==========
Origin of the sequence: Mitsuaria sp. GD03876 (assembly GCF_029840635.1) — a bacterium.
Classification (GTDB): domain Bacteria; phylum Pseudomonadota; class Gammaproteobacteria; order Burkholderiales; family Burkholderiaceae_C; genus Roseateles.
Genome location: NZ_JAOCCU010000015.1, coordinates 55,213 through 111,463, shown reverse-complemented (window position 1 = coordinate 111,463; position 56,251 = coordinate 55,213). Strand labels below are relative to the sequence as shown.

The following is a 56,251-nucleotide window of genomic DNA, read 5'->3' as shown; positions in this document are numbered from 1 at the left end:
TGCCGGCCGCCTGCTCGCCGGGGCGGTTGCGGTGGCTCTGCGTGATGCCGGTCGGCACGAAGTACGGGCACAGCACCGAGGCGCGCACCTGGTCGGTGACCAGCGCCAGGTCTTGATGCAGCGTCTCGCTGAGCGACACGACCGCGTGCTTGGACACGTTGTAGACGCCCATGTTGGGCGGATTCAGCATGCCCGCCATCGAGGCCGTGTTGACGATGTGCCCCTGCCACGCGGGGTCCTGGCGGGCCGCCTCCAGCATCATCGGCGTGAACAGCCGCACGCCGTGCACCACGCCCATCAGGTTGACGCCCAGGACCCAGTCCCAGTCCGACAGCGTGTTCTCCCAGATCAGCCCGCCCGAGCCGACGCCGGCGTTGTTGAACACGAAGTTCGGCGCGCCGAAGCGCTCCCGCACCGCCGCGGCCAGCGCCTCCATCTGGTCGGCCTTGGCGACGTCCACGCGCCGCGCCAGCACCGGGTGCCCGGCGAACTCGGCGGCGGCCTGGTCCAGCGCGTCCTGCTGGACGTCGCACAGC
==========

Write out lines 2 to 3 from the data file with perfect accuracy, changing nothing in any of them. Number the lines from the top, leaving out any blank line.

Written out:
Classification (GTDB): domain Bacteria; phylum Pseudomonadota; class Gammaproteobacteria; order Burkholderiales; family Burkholderiaceae_C; genus Roseateles.
Genome location: NZ_JAOCCU010000015.1, coordinates 55,213 through 111,463, shown reverse-complemented (window position 1 = coordinate 111,463; position 56,251 = coordinate 55,213). Strand labels below are relative to the sequence as shown.